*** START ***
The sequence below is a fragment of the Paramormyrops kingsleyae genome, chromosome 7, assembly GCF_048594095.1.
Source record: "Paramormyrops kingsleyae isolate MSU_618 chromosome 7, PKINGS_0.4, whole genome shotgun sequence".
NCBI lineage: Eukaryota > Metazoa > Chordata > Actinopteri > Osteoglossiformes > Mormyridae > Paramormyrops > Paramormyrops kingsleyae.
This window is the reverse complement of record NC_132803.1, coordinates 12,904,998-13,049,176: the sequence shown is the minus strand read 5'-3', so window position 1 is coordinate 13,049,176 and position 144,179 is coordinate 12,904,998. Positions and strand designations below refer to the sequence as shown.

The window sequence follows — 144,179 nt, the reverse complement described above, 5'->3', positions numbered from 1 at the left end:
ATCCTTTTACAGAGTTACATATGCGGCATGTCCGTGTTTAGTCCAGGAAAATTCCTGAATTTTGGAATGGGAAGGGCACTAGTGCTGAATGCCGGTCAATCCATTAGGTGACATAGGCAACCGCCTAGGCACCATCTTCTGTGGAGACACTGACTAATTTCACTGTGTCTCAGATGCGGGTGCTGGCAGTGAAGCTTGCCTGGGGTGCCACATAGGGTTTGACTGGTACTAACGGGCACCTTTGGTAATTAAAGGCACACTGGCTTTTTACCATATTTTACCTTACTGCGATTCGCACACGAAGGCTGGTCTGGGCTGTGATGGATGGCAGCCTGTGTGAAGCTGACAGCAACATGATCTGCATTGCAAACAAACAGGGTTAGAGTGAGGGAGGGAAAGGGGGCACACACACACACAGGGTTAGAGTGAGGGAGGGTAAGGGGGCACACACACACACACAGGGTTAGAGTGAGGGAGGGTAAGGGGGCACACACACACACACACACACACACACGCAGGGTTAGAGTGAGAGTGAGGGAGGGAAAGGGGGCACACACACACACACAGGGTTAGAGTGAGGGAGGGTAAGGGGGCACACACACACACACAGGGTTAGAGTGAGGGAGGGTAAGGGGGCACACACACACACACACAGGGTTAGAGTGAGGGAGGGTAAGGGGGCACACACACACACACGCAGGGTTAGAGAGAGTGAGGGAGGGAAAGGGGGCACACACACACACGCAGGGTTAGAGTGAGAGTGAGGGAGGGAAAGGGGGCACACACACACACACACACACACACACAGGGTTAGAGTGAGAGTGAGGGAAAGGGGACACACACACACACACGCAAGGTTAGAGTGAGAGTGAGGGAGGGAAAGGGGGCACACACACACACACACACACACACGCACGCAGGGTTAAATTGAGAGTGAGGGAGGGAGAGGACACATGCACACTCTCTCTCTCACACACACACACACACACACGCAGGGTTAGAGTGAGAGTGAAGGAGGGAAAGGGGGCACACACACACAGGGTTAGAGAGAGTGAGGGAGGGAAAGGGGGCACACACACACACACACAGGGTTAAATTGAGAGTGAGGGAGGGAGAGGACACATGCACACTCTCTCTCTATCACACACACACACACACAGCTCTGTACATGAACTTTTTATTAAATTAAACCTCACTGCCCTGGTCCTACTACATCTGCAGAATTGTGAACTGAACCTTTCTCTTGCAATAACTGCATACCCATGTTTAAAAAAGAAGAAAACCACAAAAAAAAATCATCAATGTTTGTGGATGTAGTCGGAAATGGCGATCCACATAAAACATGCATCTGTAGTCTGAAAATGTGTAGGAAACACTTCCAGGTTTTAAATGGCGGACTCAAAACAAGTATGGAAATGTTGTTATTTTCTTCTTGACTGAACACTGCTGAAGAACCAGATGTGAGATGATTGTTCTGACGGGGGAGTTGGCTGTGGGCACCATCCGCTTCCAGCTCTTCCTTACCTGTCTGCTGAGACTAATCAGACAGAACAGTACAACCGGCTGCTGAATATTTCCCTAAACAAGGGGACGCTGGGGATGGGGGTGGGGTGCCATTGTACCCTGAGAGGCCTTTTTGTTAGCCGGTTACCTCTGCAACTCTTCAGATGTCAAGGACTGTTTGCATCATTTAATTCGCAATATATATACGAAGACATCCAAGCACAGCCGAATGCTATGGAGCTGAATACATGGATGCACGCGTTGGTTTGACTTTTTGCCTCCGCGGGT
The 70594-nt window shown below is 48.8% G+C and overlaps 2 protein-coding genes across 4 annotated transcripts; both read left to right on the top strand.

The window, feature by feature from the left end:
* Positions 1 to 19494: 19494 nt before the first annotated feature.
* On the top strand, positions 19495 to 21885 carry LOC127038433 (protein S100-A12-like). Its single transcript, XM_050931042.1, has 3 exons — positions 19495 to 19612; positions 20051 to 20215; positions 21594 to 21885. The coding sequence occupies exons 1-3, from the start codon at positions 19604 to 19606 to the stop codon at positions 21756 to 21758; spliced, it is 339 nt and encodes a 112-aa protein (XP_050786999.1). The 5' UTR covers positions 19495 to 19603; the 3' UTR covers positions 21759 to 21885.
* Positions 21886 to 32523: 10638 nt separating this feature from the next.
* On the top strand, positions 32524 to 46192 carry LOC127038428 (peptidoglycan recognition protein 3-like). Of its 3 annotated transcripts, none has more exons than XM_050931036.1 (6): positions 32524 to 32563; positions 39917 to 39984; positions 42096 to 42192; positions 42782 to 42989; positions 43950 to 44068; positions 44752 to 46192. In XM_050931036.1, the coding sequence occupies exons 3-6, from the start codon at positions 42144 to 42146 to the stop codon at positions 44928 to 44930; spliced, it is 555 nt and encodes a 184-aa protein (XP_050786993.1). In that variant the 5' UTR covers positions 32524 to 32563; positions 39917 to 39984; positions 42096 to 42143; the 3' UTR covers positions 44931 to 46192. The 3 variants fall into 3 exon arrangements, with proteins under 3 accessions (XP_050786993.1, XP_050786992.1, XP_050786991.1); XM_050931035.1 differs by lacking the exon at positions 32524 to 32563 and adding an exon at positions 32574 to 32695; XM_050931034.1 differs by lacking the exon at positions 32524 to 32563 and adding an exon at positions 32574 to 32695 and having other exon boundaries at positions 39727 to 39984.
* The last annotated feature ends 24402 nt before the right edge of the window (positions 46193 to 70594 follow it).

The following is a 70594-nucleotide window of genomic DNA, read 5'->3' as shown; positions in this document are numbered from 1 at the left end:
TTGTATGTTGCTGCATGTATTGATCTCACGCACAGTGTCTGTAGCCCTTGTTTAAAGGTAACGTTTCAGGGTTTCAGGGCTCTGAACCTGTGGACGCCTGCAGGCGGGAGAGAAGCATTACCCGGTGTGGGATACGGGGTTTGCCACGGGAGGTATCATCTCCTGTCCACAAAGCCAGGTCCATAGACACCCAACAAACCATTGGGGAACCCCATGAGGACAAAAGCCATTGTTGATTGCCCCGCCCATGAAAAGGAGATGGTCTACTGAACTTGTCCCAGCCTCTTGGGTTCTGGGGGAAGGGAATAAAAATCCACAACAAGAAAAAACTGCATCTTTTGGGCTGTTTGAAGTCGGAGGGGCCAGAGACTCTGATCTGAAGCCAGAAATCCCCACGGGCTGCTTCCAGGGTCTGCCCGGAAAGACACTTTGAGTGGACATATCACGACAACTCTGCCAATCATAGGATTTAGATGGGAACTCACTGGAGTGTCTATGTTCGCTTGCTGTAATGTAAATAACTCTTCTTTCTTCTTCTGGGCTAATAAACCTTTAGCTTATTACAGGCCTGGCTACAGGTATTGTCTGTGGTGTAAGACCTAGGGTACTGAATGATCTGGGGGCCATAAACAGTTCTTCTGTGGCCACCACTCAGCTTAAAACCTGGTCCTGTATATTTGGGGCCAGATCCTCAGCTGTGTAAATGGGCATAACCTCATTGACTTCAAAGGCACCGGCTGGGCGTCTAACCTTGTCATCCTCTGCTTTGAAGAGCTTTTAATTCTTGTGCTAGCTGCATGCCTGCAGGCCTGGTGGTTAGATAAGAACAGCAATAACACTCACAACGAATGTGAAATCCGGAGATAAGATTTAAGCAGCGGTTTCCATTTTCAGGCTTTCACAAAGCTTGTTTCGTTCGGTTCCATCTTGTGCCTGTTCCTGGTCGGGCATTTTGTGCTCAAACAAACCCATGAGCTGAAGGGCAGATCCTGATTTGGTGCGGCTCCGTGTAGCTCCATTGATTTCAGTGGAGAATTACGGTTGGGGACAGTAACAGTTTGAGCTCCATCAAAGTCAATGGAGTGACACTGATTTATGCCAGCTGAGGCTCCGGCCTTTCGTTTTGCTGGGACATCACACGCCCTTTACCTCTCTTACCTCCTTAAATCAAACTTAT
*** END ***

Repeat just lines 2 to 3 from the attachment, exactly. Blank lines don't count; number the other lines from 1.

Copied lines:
Source record: "Paramormyrops kingsleyae isolate MSU_618 chromosome 7, PKINGS_0.4, whole genome shotgun sequence".
NCBI lineage: Eukaryota > Metazoa > Chordata > Actinopteri > Osteoglossiformes > Mormyridae > Paramormyrops > Paramormyrops kingsleyae.